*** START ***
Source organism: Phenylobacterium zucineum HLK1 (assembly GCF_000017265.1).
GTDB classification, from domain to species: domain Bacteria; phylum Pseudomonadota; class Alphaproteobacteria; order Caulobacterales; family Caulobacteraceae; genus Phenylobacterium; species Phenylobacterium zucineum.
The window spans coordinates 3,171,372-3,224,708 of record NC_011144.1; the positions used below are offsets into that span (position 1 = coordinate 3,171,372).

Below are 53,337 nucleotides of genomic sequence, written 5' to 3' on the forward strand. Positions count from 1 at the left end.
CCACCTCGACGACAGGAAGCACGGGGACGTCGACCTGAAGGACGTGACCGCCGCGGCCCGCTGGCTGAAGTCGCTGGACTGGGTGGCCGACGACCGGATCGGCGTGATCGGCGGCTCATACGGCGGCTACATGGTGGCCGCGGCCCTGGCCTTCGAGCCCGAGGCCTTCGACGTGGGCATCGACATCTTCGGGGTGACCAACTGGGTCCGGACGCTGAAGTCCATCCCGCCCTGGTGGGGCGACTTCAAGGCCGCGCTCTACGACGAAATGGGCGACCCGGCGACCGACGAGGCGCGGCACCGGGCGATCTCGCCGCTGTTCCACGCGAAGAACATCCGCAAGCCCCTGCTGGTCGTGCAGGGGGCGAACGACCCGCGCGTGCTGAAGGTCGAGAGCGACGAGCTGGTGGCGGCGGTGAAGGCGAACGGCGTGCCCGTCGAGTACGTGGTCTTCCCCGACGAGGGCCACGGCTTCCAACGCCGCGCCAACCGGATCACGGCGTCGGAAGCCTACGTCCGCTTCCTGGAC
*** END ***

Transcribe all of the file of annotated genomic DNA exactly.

Source organism: Phenylobacterium zucineum HLK1 (assembly GCF_000017265.1).
GTDB classification, from domain to species: domain Bacteria; phylum Pseudomonadota; class Alphaproteobacteria; order Caulobacterales; family Caulobacteraceae; genus Phenylobacterium; species Phenylobacterium zucineum.
The window spans coordinates 3,171,372-3,224,708 of record NC_011144.1; the positions used below are offsets into that span (position 1 = coordinate 3,171,372).

Below are 53,337 nucleotides of genomic sequence, written 5' to 3' on the forward strand. Positions count from 1 at the left end.
CCACCTCGACGACAGGAAGCACGGGGACGTCGACCTGAAGGACGTGACCGCCGCGGCCCGCTGGCTGAAGTCGCTGGACTGGGTGGCCGACGACCGGATCGGCGTGATCGGCGGCTCATACGGCGGCTACATGGTGGCCGCGGCCCTGGCCTTCGAGCCCGAGGCCTTCGACGTGGGCATCGACATCTTCGGGGTGACCAACTGGGTCCGGACGCTGAAGTCCATCCCGCCCTGGTGGGGCGACTTCAAGGCCGCGCTCTACGACGAAATGGGCGACCCGGCGACCGACGAGGCGCGGCACCGGGCGATCTCGCCGCTGTTCCACGCGAAGAACATCCGCAAGCCCCTGCTGGTCGTGCAGGGGGCGAACGACCCGCGCGTGCTGAAGGTCGAGAGCGACGAGCTGGTGGCGGCGGTGAAGGCGAACGGCGTGCCCGTCGAGTACGTGGTCTTCCCCGACGAGGGCCACGGCTTCCAACGCCGCGCCAACCGGATCACGGCGTCGGAAGCCTACGTCCGCTTCCTGGAC